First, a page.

Bellies became fertile, and the White Stag was seen in the forests of Camelot again, glimpsed at dusk. A sword shot forth from a green Welsh lake, held by a woman’s hand. The salt fields of the North sea churned their foamy theatre as the whale spouted their courting joys. The greening harvest of the land dragged honeycombed stars down into its curvy secrets. All was awake! The roaring champions of hawk and roe-deer carried the news to every wet flanked copse, every tangled byre, every darkening stream, all was a kind of singing."
Amen to that. That's what i call hope. Even Jim Hillman would have agreed on that.
Copyright Martin Shaw 2013
Posted by School of Myth at 07:32
Tuesday, 2 April 2013
Posted by School of Myth at 07:51
Well, we have set foot back in old Devon, which is still playing out the last dance steps of what i gather was a fairly serious winter. We are all jetlagged, wandering the corridors at 4 a.m., looking for hot tubs and margaritas and the yip of the Coyotes that stalked the woods behind our apartment up on California's Inverness Ridge. A long and beautiful trip - thank you to Jonah and the Storytelling Project at Stanford, the Sufi i met on a street corner, the hundreds of new friends, all that attended the Mythteller three month intensive up in Point Reyes, the nimble trackers that took us out early one morning to trail pawprints in much the same way i trail stories - with curiosity and wonder, and most of all to the generous, lion-hearted, poetry souled Lisa Doron. We are grateful, and we remember.
I turn my head also to some upcoming collaborations: With Satish Kumar on the 'Earth Pilgrim' week at Schumacher College, June 17th-22nd, and then with David Abram for 'Wild Land Dreaming: Living Language and the Erotics of Place' - a full week - 1-7th July, also at Schumacher in Devon. Can't wait. Both David and i will be leaning into some very new ground for this collaboration - there have been some great conversations and companionship down the phone lines between here and New Mexico.
Todays missive is a response to several enquiries i had last year from ecological friends asking why i felt this connection to myths and fairytales - and couldn't i just articulate my own emerging stories from time in the wild as the 'new myths', and be done with the grubby, complicated, book heavy world of (especially) European folk tales? To the enquirers, those stories felt too 'contaminated' to still be of use - they longed for something pristine and unencumbered by human history, just an authored expression of delight with the living world. That has its place, but if myth has no author, this also has its setbacks.
I write a little about my preparation for approaching Snowy Tower - my telling of Parzival - and begin with where i first starting feeling my way through these image-based ideas, up in Snowdonia, Wales.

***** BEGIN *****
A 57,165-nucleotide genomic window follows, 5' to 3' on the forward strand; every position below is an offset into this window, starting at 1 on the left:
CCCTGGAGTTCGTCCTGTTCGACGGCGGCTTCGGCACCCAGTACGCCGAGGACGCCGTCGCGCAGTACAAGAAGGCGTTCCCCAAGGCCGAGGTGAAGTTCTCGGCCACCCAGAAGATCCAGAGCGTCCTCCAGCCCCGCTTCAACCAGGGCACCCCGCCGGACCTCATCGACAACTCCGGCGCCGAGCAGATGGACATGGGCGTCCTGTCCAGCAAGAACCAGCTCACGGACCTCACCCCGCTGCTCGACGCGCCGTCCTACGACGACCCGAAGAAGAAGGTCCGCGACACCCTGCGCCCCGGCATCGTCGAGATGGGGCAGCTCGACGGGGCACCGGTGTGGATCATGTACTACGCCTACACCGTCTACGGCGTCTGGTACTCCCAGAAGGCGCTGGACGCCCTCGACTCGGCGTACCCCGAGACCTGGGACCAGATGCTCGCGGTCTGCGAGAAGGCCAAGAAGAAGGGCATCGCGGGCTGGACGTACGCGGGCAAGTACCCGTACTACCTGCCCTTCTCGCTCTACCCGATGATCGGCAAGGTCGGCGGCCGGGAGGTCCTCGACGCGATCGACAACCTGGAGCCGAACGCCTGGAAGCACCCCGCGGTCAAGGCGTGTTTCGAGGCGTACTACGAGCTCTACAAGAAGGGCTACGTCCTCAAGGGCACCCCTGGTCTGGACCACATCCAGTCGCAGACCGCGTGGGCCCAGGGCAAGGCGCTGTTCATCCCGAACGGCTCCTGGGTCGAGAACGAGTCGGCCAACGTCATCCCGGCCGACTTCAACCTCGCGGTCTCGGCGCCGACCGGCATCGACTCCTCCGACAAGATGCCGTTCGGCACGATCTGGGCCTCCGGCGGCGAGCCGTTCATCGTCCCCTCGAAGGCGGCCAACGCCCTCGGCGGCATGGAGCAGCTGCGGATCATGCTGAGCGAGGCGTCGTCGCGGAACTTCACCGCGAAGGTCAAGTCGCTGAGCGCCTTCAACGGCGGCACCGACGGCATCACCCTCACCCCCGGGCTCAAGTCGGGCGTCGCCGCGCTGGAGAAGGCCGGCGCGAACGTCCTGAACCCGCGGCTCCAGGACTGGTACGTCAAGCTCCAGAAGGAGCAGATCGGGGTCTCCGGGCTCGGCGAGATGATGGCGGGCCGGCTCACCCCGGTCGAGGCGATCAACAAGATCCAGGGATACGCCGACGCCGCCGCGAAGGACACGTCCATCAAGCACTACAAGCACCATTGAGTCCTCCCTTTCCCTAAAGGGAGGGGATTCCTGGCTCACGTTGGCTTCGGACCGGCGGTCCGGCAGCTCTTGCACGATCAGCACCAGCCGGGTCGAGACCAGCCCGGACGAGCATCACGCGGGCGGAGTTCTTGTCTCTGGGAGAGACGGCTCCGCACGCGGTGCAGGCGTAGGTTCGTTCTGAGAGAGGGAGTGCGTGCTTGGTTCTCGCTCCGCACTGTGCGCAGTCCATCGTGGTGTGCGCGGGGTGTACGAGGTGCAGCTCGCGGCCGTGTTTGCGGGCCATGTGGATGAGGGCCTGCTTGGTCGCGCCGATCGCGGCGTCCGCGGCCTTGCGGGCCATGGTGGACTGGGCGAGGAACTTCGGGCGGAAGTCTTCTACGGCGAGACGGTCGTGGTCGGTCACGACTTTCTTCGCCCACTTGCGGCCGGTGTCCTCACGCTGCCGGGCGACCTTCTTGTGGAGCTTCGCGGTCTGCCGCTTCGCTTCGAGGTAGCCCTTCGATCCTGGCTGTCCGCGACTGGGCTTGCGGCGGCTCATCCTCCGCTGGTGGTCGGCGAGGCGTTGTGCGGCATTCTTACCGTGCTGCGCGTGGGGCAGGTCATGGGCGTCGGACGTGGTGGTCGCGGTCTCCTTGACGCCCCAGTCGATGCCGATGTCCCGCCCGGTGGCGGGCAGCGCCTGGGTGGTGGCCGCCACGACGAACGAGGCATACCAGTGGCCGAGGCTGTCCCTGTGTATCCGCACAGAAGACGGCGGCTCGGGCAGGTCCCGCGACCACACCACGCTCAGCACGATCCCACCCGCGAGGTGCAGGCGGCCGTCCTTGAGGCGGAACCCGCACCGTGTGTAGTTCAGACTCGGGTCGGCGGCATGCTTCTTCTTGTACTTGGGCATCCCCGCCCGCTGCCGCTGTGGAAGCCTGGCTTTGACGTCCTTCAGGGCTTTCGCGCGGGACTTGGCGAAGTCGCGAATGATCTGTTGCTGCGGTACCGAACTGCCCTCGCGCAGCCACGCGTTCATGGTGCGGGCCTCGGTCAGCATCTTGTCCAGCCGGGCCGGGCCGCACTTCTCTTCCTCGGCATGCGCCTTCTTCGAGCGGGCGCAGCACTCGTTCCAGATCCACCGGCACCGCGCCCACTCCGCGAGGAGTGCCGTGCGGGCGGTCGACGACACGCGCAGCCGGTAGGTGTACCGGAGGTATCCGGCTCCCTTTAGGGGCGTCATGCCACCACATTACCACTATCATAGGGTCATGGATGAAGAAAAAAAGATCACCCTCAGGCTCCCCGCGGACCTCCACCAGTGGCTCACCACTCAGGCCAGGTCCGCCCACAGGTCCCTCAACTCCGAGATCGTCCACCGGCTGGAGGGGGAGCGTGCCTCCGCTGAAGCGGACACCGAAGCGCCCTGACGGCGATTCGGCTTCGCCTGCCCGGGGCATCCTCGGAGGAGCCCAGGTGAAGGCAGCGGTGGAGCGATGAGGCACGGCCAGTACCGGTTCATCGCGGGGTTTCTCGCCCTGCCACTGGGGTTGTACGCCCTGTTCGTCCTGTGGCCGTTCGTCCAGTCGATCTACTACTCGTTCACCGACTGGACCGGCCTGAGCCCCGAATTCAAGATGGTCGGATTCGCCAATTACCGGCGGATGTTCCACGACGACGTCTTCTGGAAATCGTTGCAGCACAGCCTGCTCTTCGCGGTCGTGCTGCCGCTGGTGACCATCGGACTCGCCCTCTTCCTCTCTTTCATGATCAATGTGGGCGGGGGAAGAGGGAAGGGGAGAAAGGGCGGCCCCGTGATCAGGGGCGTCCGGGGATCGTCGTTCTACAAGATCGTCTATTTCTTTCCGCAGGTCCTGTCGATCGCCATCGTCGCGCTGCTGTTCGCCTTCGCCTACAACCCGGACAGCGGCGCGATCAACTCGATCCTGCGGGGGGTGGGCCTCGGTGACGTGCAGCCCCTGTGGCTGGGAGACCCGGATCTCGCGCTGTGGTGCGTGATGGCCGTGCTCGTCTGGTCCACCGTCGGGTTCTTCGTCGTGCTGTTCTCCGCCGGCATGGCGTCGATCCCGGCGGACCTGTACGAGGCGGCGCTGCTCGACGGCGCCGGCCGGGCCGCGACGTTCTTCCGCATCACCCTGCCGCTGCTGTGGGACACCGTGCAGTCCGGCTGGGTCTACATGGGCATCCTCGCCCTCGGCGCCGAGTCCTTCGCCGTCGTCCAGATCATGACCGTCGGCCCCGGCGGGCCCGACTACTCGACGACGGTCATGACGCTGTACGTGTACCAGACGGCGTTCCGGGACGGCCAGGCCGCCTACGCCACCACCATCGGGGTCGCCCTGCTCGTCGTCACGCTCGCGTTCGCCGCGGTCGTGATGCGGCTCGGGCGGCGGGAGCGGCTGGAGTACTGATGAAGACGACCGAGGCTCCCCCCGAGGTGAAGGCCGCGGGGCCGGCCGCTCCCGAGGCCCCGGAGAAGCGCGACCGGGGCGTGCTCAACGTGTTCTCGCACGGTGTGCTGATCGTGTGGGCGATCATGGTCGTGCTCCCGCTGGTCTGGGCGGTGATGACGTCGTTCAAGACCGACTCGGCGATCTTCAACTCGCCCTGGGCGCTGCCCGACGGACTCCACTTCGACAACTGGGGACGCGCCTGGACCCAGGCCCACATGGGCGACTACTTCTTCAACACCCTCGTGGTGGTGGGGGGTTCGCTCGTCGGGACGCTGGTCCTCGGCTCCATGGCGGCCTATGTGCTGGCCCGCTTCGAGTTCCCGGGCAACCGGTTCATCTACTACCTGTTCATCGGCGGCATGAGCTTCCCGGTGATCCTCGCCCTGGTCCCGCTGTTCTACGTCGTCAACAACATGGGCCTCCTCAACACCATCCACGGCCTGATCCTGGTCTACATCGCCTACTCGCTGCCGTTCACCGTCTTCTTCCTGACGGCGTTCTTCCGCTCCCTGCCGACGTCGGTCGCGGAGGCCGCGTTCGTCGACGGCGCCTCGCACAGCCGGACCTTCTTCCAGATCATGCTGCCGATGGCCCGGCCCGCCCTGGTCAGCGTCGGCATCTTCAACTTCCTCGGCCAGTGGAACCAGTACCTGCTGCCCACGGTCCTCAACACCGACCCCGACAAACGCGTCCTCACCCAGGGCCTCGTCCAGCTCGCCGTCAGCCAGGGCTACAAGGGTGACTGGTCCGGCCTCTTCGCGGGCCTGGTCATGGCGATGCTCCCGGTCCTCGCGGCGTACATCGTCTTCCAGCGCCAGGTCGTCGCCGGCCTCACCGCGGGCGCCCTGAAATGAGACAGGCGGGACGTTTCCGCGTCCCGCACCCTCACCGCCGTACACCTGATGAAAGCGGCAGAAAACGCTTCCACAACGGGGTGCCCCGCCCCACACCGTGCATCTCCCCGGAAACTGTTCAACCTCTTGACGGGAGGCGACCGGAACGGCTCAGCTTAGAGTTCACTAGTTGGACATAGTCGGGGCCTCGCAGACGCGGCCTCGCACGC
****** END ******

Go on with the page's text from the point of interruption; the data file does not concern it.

It is hard for us to imagine the time when human language was primarily just a sound in a wider polyphony of earthy expression – the splashing brook, the patterning of bird song. Hard for us to hear human sound without drawing on the resource of visualizing letters if needed. The inside of our heads has changed dramatically in this regard. This apparent sophistication has crafted a speech that can seem to sit uneasily in the panorama of the wild, with its burbles, chirrups and thunder. Human language can seem like the voice of a guardian or overlord, rather than the confirming murmurs of a being placed absolutely within this textured web.
Some distance away the leisurely bellow of long horn cattle gently re-orientates a calf back to their emerging story of the trip to the watering hole. Watching it all, the mountain Caer Idris holds the shadow of scudding clouds gracefully in its lap. Caer is also a good thief, capturing differing colors as the day progresses, sometimes golden crested, sometimes muddy red and green - the mountain is telling a story of the value of shape-shifting for anyone ready to behold it. These stories are the legacy of time bent open to the archaic hymns of the land. But this non-usual language, this fragrant cluster of apple-blossom words, how can it be spoken of to the rinky-dink world, the world we can see glittering below in nearby Barmouth?
Certain myths, certain stories, are a bridge to the muscled thoughts of the living world. These thoughts we could call ‘wild mythologies’.
Some stories these days do not offer that avenue of perception. Like genetically modified crop, their intrinsic design is so shaken up, so bent only to allegory, that this root-connection is lost. Their taste is briefly sweet but lacks texture and weight. Nuance is ironed out. If the hand of the human community is too impacted, then story becomes only pastoral, an affirmation of what we already know. We don’t need stories like these. Many of us long for the prophetic, the unruly, the associatively spacious, the ones that awake our animal soul to pad lonesome tracks in sweet dusky meadows at the edges of our imagination.
At the same time, stories gathered from the wild places, if authored and spoken by just one individual, will lack the psychic weight and difficult edges that many myths and fairy tales hold - even ones gathered between the pages of a book. Receptivity to natures humors is the great opening, the essential vehicle, but the passing of the story through time and community also enables it heft, maturation, authority, the hard yards of living between the horizontal and divine worlds.